By Jim O’Connor, Senior Marketing Manager, EMC Backup Recovery Systems Division
The issue isn’t how fast your tape drives are, but how fast you can get to the data when you need it.
Tape has always provided the most inexpensive, yet accessible, storage available for batch backups, disaster recovery, and long-term archives, but it has had its limitations (e.g., issues with mechanical components wearing down over time, unreadable media, time to first byte and, of course, tapes can be lost, stolen or misplaced), which have relegated its use to data that is infrequently accessed.
Although hierarchical storage management is a relatively new concept in the open-systems world, it has been part of the mainframe landscape for decades. When access is very frequent, data is kept on tier-1 storage and available for on-line applications. But as data ages and usage patterns become less and less frequent, it is migrated off disk and onto tape, where it is relegated to batch access.
With EMC DLm6000 Virtual Tape Library for mainframe environments, however, access to information doesn’t have to be slow or unreliable; it can be fast and consistent. In fact, data that took one or two minutes to access from physical tape via batch process can typically be retrieved in one second or less from virtual tape. This fact alone blurs the distinction between on-line and batch processes and allows data center managers to recalibrate their tiered storage strategies.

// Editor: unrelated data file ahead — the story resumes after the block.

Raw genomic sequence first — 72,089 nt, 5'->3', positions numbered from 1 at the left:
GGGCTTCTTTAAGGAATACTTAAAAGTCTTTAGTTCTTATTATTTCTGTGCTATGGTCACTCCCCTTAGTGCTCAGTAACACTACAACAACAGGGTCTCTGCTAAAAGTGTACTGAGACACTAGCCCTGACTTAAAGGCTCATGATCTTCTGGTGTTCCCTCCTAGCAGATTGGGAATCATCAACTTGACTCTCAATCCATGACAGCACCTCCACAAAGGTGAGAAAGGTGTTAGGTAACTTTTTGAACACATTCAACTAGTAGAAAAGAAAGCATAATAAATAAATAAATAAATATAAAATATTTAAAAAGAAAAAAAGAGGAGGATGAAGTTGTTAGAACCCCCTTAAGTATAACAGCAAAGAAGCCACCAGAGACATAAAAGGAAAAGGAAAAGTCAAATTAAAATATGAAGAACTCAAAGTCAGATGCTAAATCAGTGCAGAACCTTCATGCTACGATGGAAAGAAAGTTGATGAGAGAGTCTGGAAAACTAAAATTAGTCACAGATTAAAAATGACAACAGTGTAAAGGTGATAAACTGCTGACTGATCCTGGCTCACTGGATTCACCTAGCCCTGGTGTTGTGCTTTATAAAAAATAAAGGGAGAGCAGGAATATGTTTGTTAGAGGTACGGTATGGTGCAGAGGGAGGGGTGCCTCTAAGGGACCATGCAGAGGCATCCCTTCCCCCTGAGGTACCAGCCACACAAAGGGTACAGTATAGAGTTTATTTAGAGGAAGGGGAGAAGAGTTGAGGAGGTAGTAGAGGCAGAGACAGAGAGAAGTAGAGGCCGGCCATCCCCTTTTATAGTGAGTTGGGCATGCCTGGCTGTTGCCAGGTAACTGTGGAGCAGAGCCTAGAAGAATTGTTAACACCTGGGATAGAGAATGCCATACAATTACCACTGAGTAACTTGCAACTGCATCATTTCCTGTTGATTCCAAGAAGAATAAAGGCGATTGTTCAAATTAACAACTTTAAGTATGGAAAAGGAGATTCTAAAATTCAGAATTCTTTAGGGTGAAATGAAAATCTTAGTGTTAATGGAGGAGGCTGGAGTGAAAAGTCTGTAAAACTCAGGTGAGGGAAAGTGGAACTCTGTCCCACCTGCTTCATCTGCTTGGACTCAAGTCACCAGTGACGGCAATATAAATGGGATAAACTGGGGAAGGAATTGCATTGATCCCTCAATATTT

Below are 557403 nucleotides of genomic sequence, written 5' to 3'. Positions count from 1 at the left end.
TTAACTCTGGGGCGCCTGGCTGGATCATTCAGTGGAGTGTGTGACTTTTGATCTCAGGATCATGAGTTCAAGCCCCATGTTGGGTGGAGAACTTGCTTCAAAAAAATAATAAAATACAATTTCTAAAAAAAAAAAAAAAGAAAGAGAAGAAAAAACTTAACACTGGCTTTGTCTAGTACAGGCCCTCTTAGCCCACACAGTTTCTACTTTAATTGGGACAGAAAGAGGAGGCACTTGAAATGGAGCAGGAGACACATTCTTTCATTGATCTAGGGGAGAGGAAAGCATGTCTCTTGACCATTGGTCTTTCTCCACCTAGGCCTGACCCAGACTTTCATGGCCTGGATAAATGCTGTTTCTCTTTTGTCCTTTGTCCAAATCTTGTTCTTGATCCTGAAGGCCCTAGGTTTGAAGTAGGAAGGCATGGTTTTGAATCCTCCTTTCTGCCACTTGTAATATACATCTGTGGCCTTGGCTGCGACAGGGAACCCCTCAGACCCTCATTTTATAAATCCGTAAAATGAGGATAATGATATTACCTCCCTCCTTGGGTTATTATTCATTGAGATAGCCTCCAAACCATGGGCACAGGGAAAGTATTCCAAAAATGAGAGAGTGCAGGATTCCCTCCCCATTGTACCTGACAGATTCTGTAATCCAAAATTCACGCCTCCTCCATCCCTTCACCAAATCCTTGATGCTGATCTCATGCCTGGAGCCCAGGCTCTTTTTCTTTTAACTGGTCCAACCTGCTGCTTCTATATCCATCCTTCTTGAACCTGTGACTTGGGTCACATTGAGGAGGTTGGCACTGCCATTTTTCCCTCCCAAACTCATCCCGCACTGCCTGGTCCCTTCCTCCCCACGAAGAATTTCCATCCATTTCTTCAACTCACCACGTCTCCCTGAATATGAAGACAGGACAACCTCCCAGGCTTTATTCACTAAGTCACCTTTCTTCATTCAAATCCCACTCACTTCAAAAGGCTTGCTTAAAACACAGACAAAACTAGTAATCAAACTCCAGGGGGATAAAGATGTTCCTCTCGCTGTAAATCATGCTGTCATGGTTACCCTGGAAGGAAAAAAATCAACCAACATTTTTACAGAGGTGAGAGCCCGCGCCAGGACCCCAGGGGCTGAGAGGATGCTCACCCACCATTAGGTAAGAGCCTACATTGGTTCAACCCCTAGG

Because VTLs store data on spinning disk without compromising recall performance, businesses can keep much more data available for on-line inquiry. This can provide a significant competitive advantage. As an example, most banks allow on-line access of statements and check images for 90 days, after which they have to execute batch jobs to retrieve data and then print and mail the data to you. This can be a lengthy, time-consuming and costly process! But compare this to a bank that has on-line access to years of statement data on high-performance VTLs, such as the EMC DLm6000, and has completely eliminated the off-line batch process. Not only does this bank improve the customer experience by having years of data at customers’ fingertips, but it also saves money from an IT and overall business perspective.
High-performance VTLs can shrink backup and restore times, reduce storage and replication requirements with deduplication technology, eliminate drive contention (which improves performance and ensures availability), prevent lost tapes (via encryption and data vaulting), and reduce the possibility of damaged media and tape by storing data on disk. So, not only does a VTL help you eliminate physical tape, these factors allow greater flexibility in how tape data is accessed and used in day-to-day operations. Because data is more readily available, it has the potential of increasing the value of that data for applications such as hierarchical storage management, fixed content data access, electronic discovery, etc., ─ and this a win-win for your IT and business environment.